A virus does not have an ethnicity. And yet, levels of racism and hate crime directed towards Chinese and other East Asian and South East Asian people have risen dramatically since the beginning of the pandemic, both in Britain and throughout the world. This has partly been fuelled by social media, the far-right and the spread of misinformation, but also by politicians and mainstream media outlets, which have disproportionately used images featuring people of ESEA origin when reporting on Covid-19. The problem is far from new, however. As the Labour MP Sarah Owen powerfully stated in a recent parliamentary address: ‘An undercurrent of anti-Asian racism has plagued this country well before the pandemic started – now the lid has been lifted.’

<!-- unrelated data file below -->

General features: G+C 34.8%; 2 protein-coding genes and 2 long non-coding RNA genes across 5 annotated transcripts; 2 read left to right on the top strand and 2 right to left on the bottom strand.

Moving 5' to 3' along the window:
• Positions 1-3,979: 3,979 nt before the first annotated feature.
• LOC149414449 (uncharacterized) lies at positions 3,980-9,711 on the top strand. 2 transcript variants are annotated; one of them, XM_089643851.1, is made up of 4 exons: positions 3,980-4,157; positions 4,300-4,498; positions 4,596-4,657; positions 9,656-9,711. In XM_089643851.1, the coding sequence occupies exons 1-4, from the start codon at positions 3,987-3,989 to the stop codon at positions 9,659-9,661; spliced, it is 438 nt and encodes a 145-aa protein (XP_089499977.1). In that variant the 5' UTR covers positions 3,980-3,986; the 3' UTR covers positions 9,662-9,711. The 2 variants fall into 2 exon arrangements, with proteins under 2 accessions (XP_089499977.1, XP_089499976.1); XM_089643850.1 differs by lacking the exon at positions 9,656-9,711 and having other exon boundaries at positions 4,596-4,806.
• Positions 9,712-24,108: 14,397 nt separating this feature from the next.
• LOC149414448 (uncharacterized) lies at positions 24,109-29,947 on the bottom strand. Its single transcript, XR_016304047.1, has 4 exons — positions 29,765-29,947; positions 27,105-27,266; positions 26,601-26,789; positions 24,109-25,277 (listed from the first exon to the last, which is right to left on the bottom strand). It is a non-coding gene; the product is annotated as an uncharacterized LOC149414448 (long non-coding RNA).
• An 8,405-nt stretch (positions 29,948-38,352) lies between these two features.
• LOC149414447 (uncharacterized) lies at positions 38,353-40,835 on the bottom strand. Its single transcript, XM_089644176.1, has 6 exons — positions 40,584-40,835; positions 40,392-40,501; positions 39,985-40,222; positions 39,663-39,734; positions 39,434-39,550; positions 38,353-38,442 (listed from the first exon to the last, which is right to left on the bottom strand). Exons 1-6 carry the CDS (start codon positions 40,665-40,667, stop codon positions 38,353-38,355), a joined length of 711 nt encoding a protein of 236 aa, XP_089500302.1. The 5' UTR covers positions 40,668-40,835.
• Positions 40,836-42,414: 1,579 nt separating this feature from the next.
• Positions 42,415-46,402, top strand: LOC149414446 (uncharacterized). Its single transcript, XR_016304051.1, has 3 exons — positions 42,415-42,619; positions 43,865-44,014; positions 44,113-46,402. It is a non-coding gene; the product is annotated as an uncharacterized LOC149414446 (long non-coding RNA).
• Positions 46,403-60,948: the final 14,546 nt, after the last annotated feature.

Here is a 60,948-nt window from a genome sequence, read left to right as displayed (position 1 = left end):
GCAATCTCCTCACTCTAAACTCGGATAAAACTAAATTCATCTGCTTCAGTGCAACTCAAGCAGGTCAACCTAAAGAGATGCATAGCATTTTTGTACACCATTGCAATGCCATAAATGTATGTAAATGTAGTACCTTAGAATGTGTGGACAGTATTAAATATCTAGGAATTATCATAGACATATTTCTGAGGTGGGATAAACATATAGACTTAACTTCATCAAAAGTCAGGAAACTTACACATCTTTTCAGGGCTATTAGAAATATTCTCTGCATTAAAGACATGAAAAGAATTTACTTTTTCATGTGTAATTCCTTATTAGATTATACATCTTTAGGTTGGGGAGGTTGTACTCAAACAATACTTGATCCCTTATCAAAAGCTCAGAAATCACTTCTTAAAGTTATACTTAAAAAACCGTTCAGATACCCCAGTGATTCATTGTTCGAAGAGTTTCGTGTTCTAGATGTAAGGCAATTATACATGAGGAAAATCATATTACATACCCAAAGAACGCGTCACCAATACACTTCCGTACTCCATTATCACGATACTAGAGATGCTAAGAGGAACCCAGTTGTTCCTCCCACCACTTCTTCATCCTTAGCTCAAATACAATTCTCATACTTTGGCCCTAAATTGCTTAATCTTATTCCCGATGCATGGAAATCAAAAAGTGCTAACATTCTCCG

Made specifically for Instagram, composer Jasmin Kent Rodgman’s anti-racist digital opera, nineteen ways of looking, presents a moving critical response. The piece has been shot entirely on a camera phone and will unfold over 10 days as a semi-linear narrative told through song, soundscores, spoken word and contemporary dance. The cumulative journey offers 19 perspectives on isolation, the media and mental health – a number of great significance in Chinese culture and which subverts the dominance of 12 within Western musical traditions. Audience comments are welcomed and will build up over time, evolving into a diary of collective thought as people respond.
Expect a haunting, angst-ridden meditation on the emotional and psychological impact of the pandemic on Rodgman and others, as well as an entirely unconventional take on the operatic form. We’re looking forward to what should be a deeply urgent work that stands out amidst the deluge of digital art made and released over lockdown. Head to Instagram to experience.
nineteen ways of looking was developed in collaboration with countertenor Keith Pun, writer Chen Si’an and choreographer Si Rawlinson, and commissioned by Centre for Chinese Contemporary Art (CFCCA) and Chinese Arts Now (CAN).